“The people of Ashraf are not terrorists and they voluntarily disarmed in 2003,'' Schneebaum said. He said the Iranian frontier is less than 100 miles from the camp and that the U.S. must live up to its obligation to protect them.

Rep. Ed Royce said after meeting with Iranian Americans in his Fullerton district he has gotten assurances from the State Department that they are doing all they can to make sure Ashraf residents are not sent back to Iran.

“We’re going to keep the pressure on to make certain that no one is returned to Iran who does not want to be,” said Royce, who is not yet convinced that the MEK should be removed from the terrorist list.

Royce also believes that over time “Camp Ashraf will slowly dissolve,” with some residents moving back to Iran and others becoming part of the larger Iraqi society. He said State Department officials tell him the population of the camp is decreasing over time.

White House officials had no comment on today’s rally.

Many of the protestors at today's rally will take their cause to Capitol Hill this week. Sharif said they will go to-do-door and try and talk to members of Congress to help them in their cause.

The Zolgalals said they have gone to House members in Orange County who have been sympathetic.

Melissa Zolgalal said she’s worried that Ashraf will become a political football as European and U.S. officials negotiate with Iran over the issue of nuclear weapons.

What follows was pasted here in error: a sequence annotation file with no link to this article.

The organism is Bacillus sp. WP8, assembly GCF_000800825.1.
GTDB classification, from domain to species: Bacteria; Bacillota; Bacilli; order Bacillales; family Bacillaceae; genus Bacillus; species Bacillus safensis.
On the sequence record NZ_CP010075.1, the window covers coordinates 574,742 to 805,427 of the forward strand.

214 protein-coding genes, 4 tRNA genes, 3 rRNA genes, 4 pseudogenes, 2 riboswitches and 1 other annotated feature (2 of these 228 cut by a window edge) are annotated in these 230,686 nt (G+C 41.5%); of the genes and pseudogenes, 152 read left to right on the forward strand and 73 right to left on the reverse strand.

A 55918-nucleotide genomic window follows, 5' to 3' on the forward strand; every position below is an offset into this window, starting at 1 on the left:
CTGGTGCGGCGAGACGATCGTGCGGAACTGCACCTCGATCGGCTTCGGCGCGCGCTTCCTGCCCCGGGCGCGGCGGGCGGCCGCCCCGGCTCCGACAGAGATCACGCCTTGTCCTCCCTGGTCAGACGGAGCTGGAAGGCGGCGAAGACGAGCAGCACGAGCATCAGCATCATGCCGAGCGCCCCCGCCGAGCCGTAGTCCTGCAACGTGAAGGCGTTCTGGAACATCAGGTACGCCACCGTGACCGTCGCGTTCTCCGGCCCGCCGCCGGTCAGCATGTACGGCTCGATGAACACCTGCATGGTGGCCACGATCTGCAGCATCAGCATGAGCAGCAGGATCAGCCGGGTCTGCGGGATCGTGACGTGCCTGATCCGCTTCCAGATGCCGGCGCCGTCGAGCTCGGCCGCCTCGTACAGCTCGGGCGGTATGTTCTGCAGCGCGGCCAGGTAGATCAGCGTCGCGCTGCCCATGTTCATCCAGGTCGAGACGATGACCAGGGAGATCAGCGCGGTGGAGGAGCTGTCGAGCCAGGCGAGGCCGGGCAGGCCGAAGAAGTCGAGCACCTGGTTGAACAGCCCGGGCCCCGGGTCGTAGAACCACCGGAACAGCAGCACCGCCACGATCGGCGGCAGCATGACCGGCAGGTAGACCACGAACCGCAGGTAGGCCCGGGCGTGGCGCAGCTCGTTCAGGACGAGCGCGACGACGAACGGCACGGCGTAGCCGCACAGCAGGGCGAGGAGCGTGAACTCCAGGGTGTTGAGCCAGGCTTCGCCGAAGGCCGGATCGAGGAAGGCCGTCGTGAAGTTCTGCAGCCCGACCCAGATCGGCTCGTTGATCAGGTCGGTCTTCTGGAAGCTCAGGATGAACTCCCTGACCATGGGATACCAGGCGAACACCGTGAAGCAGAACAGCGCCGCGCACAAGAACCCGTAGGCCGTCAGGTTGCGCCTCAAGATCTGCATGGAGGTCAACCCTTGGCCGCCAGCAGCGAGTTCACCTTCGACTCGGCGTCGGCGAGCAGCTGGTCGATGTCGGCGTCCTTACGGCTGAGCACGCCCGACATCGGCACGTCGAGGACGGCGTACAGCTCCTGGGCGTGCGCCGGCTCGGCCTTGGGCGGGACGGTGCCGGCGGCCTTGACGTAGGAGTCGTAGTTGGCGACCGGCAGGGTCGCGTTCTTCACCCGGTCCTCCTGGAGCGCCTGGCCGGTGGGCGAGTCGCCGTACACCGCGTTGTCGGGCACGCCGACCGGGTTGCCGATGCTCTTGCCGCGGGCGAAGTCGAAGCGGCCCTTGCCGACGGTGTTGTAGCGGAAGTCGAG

“Everybody needs to be aware that you don’t negotiate with a regime that’s the biggest terrorists in the world,'' she said.

“It’s not fair,” Shadi Zolgalal Oglala added. “These are people. They are being tossed back and forth as if they have no meaning.”

Call For Help

U.S. may transfer Iranian refugees to Iraq

The Washington Times
By Jon Ward

September 09, 2008

This isn't what the supporters of Iranian dissidents and refugees wanted to hear: the White House appears to be leaning towards transferring control of Camp Ashraf, a refugee camp inside Iraq, to the government in Baghdad.

“The United States is consulting with the Iraqi government concerning the ongoing transfer of security responsibility to Iraq and the expiration of United Nations Security Council Resolution 1790,” said a White House official, who spoke to the Washington Times on the condition of anonymity.

“The Iraqi government has given us its assurances that it would treat the residents of Camp Ashraf humanely in accordance with the Iraqi constitution, local laws, and international obligation,” the White House official said.

That will be no comfort to the hundreds of people who rallied in front of the White House yesterday, to call on President Bush to continue U.S. protection of Camp Ashraf instead of handing it over to the Iraqis.

About 3,500 members of the People's Mojahedin of Iran (PMOI), the main Iranian opposition party, are in exile inside Camp Ashraf.

Before the U.S. invasion of Iraq in 2003, Camp Ashraf was self-sufficient and not threatened by the Sunni-run government. But the new government is led by Shiite Muslims, just like the regime in Tehran, and Ashraf residents fear that Baghdad may help the Iranians go after dissidents.

Iran has stepped up pressure on the Iraqi government to expel dissidents from the camp and send them back to Iran, PMOI says.

The White House official said they had no information that Tehran is seeking to “repatriate” Camp Ashraf residents to iran. But in the same breath, the official said that that Washington is seeking assurances “that any repatriation would fully comply with international standards.”